PHL Youth Week Opens Space for Conversation on Gun Violence

The teens spoke to more than 500 residents of three neighborhoods, about three-quarters of whom had lost a friend, family member or classmate to gun violence. Executive director Reuben Jones said the project aims to teach young people how to engage civically.

“We want them to learn how to engage as community organizers,” he said. “How to survey the community to get their point of view, how to build a campaign. So that’s what the main focus was for it.

A youth group from the nonprofit Frontline Dads participated in discussions about gun violence with Philadelphia city leaders today as part of PHL Youth Week. (Courtesy of Ruben Jones)

Preliminary survey results showed that 96% of residents think city leaders “could do more to stop gun violence” and 89% say city leaders have never asked them for suggestions on how to deal with gun violence. way to solve the problem. Respondents called for a stricter gun policy, more after-school programs and better access to mental health counseling.

Jones said the teens who conducted the investigation were excited to present their findings to Mayor Jim Kenney on Tuesday. He said they were writing and practicing speeches – but when the mayor showed up, he only made brief remarks and did not engage in dialogue.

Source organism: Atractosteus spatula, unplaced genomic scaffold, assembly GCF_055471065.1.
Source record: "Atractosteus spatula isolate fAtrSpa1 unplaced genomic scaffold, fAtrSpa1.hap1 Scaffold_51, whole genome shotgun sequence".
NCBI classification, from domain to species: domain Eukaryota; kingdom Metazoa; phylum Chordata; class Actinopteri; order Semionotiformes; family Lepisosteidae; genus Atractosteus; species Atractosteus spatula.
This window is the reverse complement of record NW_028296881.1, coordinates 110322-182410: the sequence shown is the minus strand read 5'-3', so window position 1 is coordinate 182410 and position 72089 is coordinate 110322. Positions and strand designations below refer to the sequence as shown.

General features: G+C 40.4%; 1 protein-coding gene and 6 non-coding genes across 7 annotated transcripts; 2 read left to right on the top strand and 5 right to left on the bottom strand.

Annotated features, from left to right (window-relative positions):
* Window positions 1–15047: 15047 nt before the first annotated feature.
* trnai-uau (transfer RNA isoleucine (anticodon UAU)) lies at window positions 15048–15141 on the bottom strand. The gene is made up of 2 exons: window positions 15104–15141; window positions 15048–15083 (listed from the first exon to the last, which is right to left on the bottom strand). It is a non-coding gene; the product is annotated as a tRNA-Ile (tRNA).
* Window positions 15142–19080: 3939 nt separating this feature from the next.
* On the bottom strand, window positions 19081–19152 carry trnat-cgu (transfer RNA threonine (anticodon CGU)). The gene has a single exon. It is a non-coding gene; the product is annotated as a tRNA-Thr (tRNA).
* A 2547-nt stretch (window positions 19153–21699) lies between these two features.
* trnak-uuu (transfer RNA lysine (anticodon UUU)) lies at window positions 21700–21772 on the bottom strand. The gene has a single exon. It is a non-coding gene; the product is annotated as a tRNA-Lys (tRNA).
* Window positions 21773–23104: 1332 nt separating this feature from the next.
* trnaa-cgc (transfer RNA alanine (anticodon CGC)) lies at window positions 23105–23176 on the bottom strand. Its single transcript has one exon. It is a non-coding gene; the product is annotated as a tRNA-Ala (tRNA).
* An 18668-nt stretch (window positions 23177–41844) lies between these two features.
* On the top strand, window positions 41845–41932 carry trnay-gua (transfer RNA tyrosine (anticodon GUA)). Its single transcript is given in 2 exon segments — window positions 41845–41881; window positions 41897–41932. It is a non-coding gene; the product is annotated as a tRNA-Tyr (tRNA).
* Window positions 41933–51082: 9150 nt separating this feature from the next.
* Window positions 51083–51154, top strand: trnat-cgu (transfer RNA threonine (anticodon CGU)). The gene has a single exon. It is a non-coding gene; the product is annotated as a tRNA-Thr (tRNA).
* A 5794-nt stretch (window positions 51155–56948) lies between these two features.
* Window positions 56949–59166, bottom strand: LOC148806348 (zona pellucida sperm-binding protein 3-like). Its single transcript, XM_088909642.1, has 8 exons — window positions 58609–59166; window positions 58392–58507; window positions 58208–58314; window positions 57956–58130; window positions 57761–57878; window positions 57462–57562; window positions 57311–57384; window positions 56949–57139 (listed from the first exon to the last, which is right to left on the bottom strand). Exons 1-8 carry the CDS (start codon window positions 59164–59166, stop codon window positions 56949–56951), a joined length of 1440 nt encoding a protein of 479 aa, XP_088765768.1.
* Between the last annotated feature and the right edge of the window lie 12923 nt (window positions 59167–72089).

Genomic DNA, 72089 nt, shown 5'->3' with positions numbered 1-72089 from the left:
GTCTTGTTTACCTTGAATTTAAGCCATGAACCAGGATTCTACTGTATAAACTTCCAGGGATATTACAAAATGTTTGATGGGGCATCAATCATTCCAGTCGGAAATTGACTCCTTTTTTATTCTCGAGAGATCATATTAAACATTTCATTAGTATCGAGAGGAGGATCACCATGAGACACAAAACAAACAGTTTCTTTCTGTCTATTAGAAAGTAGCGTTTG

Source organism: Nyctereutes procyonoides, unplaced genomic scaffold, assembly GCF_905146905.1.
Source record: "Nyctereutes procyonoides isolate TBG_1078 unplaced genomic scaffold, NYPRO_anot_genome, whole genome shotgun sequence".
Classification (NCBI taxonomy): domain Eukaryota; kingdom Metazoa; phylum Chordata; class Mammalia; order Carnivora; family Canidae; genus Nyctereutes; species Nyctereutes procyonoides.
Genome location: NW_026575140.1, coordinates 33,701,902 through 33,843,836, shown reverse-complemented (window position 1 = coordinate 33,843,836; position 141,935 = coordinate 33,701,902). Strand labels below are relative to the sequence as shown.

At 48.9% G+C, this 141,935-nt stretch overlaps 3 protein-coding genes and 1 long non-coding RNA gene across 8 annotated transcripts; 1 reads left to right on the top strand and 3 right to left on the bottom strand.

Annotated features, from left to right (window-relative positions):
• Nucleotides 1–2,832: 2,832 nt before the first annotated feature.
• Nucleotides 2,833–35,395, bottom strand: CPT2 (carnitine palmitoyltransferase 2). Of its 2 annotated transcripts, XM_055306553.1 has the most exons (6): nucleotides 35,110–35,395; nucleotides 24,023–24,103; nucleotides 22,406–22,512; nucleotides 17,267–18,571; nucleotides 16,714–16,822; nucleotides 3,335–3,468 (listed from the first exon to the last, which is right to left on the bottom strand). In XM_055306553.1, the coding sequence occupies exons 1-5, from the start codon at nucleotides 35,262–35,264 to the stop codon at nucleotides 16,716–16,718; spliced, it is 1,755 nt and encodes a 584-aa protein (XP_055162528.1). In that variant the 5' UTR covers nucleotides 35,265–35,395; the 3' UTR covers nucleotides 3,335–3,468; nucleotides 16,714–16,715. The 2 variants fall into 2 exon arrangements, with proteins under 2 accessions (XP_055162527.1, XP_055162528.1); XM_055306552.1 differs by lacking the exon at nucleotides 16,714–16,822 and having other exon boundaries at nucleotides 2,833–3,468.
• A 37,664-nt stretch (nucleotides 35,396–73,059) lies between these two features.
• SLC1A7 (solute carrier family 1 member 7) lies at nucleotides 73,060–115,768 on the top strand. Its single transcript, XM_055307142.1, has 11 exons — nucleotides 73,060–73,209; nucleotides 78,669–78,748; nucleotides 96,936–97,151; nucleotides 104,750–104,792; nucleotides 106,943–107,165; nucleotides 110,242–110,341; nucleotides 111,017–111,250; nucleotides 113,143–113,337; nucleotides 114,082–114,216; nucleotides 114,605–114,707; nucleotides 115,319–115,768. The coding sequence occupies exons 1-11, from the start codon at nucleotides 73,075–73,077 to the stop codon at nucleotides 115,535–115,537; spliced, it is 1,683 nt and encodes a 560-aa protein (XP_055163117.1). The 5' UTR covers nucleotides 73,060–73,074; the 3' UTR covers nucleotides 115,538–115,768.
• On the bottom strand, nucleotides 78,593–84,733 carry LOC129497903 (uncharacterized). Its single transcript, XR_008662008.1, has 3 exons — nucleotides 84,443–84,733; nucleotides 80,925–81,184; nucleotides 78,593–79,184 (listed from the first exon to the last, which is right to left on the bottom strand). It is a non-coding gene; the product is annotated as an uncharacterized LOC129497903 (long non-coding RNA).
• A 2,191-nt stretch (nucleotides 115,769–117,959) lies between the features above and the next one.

“So you have this series of events, and you show no interest in real youth,” he said. “Apart from a drive-by speech and a photo op. So I was very, very disappointed with that.

An email from city staff to WHYY late Tuesday did not directly address the mayor’s appearance, but called the second day of PHL Youth Week “an incredible event.” .

“I am deeply inspired by the young leaders of PA Youth Vote, Youth United for Change, Philly Bolt and Frontline Dads,” Jeanette Bavwidinsi, director of the Office of Youth Engagement, said in the statement. “They are the reason we do this work. Their passion, fire and dedication are contagious and we can’t wait to see the movement they continue to build as election season approaches.

Jones noted that he appreciated the board members who showed up to speak with the band.

Earlier this summer, Kenney came under fire for publicly expressing he was looking forward to no longer being mayor. Jones said Tuesday’s lack of heartfelt listening only exacerbated the disappointment the youngsters were already feeling.

“I had to kind of explain to him why,” Jones said. “And they were just like, ‘well, the mayor doesn’t care. He’s already said he’s looking forward to not being mayor anymore. So, you know, how is he going to care about us? ‘”

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